'11. THE UNIONIST.
(Dl8tr1.ct Court, E. D. V-£rginia. November 80, 1891..)
OJullTER·PABTY-CONSTJIU0T10N-NOTICB 011' RBAD1NE88 rOB CARGO.
A charter-party provided tbat it was to go into effect tbe morning after Dotice of readiness to receive cargo, suuh notice to be given before 19 o'clock of tbepreced. tug day; tbat 14 lay-dayssbouJd be allowed, "Snndays and bolidays excepted;" and tbat tbe cbarteMr8 mlgbt cancel tbe contract if tbe ve8sel was not ready on or before Cbri8tmas day. Held that, although this latter provi8ion &eemed to make Chri8tma8 day available for the purpose of giving notIce, yet as tbe provi8ion for notice of readines8 was evidently intended to enable the charterers to get the cargo together and engage laborers for loading, a notice given on that day was inoperative, and the llly-days did not commence until the sccond dBy thereafter.
SUIE-GUARANTY OB' INSURANOE-DECK CARGO-CATTLE.
A printed charter-party gave the charterer8 a rigbt to put on board a full cargo of ootton, or any lawful merchandise, u8ing all spaces where cargo was usually car. ried, and the owners guarantied first-clas8 insurance. On the margin of tbe in. 8trument was written a clause giving tbe charterers a right to 8hip cattle on the deck. Held, that the charterers could not recover freight for cattle which they would have 8hipped, but did not because insurance was not obtainable; it appears ing tl:\at insurance was refused fOl'reasons not calling in que8tion tbe ve88el'8 8eaworthlne8s, and that shippers did not usually construe the guarantrof insurance acovering deck cargo, especially cattle, unless expres8ly 80 provided.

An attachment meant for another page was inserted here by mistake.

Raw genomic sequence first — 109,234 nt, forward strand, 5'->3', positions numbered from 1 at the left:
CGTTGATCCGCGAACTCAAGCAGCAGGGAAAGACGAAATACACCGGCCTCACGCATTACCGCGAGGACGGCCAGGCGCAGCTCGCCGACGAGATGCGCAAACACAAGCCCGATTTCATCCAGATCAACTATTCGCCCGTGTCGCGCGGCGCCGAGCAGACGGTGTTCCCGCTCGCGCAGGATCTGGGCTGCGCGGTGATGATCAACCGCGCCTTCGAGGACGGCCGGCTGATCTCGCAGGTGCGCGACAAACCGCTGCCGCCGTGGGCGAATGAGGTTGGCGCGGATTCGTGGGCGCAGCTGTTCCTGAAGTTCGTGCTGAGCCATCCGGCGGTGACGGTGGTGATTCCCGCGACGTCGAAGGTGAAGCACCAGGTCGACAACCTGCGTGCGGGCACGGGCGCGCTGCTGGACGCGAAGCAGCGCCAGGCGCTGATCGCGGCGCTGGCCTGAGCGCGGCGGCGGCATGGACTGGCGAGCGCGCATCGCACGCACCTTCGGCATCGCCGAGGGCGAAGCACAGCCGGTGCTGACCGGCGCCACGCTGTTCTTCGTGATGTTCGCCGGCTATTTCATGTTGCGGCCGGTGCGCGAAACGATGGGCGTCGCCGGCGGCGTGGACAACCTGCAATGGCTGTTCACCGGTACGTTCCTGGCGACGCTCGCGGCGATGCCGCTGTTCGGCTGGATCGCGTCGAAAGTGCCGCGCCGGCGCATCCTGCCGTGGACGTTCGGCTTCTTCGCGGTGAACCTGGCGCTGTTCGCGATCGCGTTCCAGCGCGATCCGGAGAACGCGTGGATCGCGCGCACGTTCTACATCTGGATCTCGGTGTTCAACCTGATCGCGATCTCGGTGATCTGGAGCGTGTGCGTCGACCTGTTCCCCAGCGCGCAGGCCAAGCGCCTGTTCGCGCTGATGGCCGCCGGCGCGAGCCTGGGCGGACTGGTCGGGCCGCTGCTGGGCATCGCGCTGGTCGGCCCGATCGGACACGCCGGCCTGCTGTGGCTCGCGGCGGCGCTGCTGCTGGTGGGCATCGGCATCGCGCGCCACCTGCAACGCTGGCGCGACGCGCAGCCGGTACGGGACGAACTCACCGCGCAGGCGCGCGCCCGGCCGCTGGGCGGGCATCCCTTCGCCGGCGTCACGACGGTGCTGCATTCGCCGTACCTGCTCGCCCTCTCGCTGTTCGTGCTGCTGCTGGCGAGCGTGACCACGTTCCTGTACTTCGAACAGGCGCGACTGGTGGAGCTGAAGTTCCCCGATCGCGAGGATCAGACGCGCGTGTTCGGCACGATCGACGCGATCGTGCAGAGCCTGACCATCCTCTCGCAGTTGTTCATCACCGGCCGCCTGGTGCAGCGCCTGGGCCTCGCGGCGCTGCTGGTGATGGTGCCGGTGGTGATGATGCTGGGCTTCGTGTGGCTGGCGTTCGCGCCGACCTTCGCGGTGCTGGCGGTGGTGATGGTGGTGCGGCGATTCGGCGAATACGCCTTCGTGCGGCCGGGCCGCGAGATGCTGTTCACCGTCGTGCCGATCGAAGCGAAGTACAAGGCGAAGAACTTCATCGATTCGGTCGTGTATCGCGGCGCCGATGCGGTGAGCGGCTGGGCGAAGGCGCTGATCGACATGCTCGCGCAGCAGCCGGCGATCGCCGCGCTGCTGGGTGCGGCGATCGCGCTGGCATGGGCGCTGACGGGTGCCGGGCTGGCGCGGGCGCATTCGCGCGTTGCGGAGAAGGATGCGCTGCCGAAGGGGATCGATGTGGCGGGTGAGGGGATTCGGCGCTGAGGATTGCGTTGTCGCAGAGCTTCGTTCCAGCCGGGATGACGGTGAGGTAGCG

In Admiralty. Libel by Myers & Co. against the steamer Unionist upon a charter-party. The facts fully appear in the following statement by HUGHES, J.: